Review of Us in Progress: Short Stories About Young Latinos

Us in Progress: Short Stories About Young Latinos
by Lulu Delacre; illus. by the author
Intermediate, Middle School    Harper/HarperCollins    242 pp.    g
8/17    978-0-06-239214-5    $16.99
e-book ed.  978-0-06-239216-9    $9.99

This collection opens with “The Attack,” an all-too-timely account of a young Latino man with a disability being mistreated by the police. The twelve tales are all based on true events, appended with notes that explain where Delacre first learned of them and citing the article that informed each piece. The deliberate voice and close focus on each fictionalized protagonist turns each headline into a relatable story. At the beginning of each tale, Delacre includes intricate mixed-media character portraits, purposely unfinished, pencil drawings layered between pierced rice paper and incorporating newspaper clippings from her original sources. She also pairs each story with a refrán; these sayings are translated in the back matter, which also includes a glossary of Spanish terms. The collection presents stories about health (in “Selfie,” Marla attempts to improve her pre-diabetic condition through cycling); about young people feeling shame over their parents’ jobs (“Burrito Man”); parents being deported (“Band-Aid”); and siblings who are undocumented (“The Secret”). In contrast, in “90,000 Children,” a twelve-year-old Latino boy aspires to be a Border Patrol agent. Delacre’s collection challenges existing misconceptions by giving readers an intimate and varied look into what it is like to be young and Latino in the United States today.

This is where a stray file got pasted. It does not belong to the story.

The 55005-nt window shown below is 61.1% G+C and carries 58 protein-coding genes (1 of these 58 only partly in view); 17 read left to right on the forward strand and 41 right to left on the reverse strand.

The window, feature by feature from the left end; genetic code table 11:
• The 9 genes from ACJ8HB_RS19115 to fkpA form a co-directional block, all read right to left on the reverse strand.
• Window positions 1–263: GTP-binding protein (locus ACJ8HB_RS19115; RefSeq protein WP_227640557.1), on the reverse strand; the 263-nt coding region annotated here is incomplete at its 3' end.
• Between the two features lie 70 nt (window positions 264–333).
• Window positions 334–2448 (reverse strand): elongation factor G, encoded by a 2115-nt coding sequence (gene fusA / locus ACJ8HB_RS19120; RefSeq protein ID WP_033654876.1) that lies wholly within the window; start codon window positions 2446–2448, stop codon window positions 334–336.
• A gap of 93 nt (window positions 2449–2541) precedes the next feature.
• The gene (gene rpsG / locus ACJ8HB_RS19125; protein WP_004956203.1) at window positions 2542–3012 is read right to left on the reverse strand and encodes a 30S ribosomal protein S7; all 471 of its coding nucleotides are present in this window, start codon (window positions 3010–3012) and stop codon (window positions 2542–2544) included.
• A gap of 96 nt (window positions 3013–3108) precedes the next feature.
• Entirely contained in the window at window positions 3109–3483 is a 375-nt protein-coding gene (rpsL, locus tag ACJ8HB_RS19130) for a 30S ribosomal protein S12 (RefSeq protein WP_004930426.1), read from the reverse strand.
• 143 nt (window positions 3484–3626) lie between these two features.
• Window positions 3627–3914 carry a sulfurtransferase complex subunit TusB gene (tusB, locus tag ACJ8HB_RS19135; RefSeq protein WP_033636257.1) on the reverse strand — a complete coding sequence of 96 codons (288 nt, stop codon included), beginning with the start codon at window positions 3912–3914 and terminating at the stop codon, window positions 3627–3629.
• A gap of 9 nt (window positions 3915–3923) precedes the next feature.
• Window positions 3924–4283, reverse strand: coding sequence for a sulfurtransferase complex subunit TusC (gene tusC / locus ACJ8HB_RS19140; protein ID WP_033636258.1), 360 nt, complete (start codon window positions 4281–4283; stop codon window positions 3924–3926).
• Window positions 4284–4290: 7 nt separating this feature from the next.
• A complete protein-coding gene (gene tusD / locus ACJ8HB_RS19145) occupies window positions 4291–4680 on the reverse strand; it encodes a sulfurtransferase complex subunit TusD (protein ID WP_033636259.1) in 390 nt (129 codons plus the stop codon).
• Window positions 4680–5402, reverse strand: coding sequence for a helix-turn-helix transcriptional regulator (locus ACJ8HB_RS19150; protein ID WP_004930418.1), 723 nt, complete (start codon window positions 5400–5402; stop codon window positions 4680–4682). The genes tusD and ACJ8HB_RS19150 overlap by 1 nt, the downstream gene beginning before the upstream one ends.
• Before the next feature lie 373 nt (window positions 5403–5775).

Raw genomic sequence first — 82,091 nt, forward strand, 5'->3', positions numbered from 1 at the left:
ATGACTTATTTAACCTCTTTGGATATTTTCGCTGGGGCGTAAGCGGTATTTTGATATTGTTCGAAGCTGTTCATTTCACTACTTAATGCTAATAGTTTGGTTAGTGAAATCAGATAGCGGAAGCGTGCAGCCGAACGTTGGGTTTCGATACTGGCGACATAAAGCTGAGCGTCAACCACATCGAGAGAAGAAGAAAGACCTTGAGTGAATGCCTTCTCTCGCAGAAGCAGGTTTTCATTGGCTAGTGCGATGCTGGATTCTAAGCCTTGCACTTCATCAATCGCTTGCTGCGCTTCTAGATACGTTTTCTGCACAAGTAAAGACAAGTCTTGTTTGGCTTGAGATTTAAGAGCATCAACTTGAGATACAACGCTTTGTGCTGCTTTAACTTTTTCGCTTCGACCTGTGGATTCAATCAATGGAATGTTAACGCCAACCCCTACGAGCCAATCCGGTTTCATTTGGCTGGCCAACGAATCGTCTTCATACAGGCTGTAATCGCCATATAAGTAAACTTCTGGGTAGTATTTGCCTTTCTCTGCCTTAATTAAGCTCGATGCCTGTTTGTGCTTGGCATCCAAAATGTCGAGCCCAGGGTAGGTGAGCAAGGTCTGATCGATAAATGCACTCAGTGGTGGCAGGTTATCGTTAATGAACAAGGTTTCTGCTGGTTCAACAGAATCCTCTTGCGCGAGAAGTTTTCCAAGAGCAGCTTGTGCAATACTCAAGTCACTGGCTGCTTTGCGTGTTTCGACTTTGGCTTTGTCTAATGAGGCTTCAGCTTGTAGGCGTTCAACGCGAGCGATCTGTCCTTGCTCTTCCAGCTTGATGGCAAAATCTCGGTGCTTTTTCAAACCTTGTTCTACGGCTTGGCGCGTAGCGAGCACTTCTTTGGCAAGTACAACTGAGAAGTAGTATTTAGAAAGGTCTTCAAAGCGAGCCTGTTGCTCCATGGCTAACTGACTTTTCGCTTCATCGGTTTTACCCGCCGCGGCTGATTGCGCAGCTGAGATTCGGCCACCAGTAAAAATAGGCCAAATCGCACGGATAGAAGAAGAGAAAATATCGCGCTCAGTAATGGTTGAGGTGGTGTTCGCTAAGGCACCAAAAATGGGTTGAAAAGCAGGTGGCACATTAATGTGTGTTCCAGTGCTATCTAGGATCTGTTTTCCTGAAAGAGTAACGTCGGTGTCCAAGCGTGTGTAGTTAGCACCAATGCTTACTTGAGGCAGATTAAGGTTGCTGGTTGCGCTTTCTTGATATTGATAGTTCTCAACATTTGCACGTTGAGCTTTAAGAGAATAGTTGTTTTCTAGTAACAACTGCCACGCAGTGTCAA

From the September/October 2017 issue of The Horn Book Magazine.
Sonia Alejandra Rodriguez
Sonia Alejandra Rodriguez is currently an Assistant Professor of English at LaGuardia Community College. She received her PhD in English from the University of California Riverside. Her research focuses on Latinx children’s and young adult literature. She is a contributing blogger for Latinx in Kid Lit (

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